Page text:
While the Obama Administration FY17 budget request for the ESSA Title IV block grants was surprisingly low, the proposed changes in program design are smart, good for kids, and worthy of due consideration.
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Tag: U.S. Department of Education
While Congress has given us a new federal education law (and educational technology program) and the Obama Administration has given us a new national educational technology plan, I’d contend there is little coherence or evidence of a theory of action underlying the federal role for technology in K-12 education as of the start of 2016. This post kicks off a multi-part series considering 20+ years of federal education technology policy toward the end of suggesting a more productive role going forward. It is my hope that this series of posts helps spur deeper consideration of this important education policy issue.
Games for learning advocates take note. A new study reveals that parents of young children are more likely to say technology and media has a positive effect on young children’s creativity and basic educational skills. However, the one medium that runs counter to this trend is video games, for which a majority of parents hold negative views in terms of its impact on learning. I can offer no compelling armchair hypothesis for why parents are so negative about the educational impact of games. It seems as if there is some cultural bias at play that is anti-gaming – and I believe undeservedly so.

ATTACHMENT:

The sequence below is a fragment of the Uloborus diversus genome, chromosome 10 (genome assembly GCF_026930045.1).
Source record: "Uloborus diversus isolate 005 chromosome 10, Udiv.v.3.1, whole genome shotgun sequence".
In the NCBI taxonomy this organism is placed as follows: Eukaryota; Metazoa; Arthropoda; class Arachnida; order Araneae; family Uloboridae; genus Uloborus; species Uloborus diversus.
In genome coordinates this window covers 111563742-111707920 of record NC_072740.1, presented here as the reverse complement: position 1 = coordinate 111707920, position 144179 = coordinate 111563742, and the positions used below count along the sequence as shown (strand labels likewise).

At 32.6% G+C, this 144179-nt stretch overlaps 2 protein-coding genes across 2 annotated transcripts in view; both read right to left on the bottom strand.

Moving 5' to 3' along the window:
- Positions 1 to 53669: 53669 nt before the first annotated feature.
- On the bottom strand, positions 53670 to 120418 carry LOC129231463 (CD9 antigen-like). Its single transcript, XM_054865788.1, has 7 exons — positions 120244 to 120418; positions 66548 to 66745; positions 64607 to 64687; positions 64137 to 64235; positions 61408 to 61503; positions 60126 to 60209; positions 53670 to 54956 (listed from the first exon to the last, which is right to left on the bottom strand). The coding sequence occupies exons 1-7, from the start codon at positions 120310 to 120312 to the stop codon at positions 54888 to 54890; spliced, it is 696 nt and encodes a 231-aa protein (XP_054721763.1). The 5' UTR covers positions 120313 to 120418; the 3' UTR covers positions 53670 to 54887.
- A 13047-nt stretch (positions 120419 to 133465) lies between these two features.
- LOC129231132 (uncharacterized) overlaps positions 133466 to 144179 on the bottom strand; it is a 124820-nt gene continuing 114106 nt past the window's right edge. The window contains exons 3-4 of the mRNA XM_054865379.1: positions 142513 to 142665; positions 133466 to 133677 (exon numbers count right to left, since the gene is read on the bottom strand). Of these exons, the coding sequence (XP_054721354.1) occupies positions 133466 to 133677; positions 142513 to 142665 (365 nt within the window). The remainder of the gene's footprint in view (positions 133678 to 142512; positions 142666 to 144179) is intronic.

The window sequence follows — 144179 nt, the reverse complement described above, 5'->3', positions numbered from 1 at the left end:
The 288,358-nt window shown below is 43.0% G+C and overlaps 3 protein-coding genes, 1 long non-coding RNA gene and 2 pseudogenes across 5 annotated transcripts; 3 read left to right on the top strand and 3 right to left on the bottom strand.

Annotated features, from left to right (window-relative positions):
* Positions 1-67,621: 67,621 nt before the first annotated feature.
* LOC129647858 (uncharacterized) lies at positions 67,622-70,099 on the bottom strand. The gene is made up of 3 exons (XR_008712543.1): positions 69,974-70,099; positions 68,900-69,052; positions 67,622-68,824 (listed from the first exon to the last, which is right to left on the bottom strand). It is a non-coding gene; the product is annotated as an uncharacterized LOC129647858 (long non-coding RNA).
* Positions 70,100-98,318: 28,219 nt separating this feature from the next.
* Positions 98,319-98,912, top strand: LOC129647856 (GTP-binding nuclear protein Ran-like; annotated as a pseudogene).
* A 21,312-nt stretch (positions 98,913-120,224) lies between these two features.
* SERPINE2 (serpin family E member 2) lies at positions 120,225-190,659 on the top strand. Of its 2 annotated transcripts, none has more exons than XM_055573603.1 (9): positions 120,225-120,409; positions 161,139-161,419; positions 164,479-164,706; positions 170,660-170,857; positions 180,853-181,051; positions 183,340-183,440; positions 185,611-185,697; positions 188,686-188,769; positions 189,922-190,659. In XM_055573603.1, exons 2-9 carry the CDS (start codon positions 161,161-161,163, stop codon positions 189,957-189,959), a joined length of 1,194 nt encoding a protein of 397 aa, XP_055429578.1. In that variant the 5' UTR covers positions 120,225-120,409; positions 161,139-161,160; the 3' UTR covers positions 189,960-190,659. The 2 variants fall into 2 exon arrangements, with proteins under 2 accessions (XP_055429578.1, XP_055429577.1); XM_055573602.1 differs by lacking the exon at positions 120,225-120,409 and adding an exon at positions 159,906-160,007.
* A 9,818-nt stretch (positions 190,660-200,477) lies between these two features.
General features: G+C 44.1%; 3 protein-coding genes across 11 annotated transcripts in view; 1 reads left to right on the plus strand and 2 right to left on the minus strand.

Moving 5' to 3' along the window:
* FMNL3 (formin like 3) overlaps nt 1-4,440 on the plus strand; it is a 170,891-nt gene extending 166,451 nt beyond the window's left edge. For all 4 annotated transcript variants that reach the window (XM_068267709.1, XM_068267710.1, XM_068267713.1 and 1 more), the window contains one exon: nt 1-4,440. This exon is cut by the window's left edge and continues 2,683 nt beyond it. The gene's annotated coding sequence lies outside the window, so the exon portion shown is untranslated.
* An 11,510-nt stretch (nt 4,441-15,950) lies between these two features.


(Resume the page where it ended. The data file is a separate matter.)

High school teachers are routinely assigning homework that requires the use of the Internet. Yet, not every student has easy access to computers and the internet outside of school. A new study sheds light on the scope and consequence of the issue.